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SALT LAKE CITY (AP) -- Sheriff's deputies are "reasonably positive" that bone fragments found in the Uinta Mountains are those of a mother and daughter who got lost and died of hypothermia on a hike last fall.
Carole Wetherton, 58, of Panacea, Fla., and her daughter, Kimberly Beverly, 39, of Tucker, Ga., were reported missing in September after they failed to make their flight home.
The remains were discovered during a search-and-rescue training exercise on June 24, after intense searches last the fall were called off because of cold weather.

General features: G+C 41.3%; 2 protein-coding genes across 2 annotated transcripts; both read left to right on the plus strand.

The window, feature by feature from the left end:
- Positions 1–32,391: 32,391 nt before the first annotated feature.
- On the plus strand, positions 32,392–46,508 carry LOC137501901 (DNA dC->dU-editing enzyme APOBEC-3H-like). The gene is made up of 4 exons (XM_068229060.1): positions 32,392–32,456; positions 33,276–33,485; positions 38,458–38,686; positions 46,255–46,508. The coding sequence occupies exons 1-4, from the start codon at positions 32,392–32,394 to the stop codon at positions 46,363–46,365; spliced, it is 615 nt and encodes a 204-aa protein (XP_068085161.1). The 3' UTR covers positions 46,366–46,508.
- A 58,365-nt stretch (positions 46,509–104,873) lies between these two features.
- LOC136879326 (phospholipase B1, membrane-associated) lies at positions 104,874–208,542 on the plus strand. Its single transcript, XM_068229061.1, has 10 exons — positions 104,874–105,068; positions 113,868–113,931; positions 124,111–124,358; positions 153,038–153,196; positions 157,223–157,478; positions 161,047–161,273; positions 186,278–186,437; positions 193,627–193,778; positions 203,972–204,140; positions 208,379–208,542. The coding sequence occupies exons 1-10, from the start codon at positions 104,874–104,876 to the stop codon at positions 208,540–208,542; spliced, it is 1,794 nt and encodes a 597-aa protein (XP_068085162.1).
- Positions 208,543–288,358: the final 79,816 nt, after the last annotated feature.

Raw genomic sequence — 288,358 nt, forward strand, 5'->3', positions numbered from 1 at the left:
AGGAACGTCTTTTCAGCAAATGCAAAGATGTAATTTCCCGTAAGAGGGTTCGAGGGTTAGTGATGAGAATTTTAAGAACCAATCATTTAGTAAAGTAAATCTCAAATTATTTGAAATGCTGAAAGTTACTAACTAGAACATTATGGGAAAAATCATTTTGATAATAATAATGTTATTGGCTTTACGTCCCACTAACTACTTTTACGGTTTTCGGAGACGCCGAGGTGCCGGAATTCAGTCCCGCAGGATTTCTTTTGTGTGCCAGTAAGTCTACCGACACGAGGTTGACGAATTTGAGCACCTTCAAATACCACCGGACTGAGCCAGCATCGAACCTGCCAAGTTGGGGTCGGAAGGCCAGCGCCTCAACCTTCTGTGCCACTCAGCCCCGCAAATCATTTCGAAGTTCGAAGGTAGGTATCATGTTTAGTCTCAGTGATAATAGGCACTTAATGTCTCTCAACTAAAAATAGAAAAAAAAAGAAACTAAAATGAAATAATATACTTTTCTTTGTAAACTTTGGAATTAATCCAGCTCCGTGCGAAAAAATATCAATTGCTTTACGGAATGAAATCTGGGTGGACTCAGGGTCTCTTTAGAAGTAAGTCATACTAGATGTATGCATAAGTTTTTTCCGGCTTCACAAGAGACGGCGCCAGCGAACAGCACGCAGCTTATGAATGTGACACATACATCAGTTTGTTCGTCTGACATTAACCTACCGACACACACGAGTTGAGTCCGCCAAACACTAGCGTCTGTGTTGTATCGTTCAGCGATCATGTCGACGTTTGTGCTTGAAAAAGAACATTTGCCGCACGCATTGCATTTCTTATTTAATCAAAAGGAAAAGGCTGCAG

DNA tests have confirmed that the bones belonged to one of the hikers, said Summit County Sheriff's Capt. Joseph Offret. He said officials were almost certain that other victim was the other lost woman, but final DNA tests on the remaining bones might not be completed for a few weeks.
Offret said police still believed the women died from hypothermia.
"It appeared they were huddled in a small stone, kind of a shelter, and looked like they'd removed some of their clothing to dry," he said. "They probably died by the first night, and definitely by the second."
Offret said the remains consisted mostly of small bone fragments, but searchers did find some hair, fingernails and tissue.
(Copyright 2004 by The Associated Press. All Rights Reserved.)